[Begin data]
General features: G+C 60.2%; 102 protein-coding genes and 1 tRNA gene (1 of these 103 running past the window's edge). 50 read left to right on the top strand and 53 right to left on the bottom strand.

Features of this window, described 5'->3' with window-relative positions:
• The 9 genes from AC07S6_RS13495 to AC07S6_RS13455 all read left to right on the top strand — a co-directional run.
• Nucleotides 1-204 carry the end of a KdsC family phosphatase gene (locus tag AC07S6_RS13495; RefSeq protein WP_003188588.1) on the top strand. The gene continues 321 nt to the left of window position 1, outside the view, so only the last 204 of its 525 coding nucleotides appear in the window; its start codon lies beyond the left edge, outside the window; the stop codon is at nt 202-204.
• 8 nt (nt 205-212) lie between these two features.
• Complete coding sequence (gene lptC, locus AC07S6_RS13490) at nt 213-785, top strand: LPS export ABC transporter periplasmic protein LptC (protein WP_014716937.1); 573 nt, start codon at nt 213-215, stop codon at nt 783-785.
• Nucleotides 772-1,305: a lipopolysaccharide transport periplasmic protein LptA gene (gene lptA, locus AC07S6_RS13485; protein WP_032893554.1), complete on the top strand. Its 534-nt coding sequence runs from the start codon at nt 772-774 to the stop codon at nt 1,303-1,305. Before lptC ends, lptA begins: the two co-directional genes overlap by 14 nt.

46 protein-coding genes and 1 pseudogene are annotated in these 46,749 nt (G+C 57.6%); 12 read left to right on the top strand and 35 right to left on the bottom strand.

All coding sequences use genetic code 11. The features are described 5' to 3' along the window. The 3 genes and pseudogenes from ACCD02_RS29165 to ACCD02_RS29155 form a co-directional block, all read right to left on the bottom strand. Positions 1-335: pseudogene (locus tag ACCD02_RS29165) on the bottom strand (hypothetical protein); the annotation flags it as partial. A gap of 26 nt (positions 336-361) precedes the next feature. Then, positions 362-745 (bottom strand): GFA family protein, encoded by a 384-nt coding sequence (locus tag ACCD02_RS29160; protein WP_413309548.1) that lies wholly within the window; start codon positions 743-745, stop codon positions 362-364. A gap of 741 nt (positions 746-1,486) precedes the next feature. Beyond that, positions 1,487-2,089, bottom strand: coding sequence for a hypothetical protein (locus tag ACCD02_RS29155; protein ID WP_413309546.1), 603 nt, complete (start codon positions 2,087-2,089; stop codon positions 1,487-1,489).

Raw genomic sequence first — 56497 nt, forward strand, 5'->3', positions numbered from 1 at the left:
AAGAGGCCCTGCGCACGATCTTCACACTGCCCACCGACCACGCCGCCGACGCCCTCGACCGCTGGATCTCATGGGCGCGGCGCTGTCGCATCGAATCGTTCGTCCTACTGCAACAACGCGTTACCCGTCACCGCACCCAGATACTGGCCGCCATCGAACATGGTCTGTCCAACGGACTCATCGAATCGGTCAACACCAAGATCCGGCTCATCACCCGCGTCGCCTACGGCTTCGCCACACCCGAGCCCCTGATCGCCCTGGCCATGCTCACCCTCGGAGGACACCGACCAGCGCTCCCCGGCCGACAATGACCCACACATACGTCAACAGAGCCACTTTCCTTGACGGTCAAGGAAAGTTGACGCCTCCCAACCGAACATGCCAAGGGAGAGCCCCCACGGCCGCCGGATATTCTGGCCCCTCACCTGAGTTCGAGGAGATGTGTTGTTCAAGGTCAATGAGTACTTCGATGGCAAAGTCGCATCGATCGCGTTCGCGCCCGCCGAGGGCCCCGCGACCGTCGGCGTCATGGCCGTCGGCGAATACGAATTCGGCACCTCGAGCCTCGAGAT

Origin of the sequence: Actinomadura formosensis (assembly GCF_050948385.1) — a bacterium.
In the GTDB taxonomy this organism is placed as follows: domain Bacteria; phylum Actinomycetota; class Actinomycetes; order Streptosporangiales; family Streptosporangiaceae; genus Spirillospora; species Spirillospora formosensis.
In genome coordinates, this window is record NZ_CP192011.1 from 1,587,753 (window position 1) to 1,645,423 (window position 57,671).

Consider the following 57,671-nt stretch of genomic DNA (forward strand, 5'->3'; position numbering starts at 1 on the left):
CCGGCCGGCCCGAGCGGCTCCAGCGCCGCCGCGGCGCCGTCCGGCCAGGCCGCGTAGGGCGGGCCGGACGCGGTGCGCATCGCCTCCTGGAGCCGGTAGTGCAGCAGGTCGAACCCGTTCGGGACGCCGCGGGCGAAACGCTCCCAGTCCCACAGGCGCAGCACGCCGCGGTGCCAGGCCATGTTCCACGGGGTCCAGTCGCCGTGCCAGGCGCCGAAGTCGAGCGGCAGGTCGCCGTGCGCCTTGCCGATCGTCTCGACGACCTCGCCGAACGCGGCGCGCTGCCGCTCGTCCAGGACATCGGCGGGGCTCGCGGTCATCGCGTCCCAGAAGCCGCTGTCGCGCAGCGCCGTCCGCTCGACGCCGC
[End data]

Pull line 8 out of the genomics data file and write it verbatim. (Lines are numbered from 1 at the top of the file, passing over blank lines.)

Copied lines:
46 protein-coding genes and 1 pseudogene are annotated in these 46,749 nt (G+C 57.6%); 12 read left to right on the top strand and 35 right to left on the bottom strand.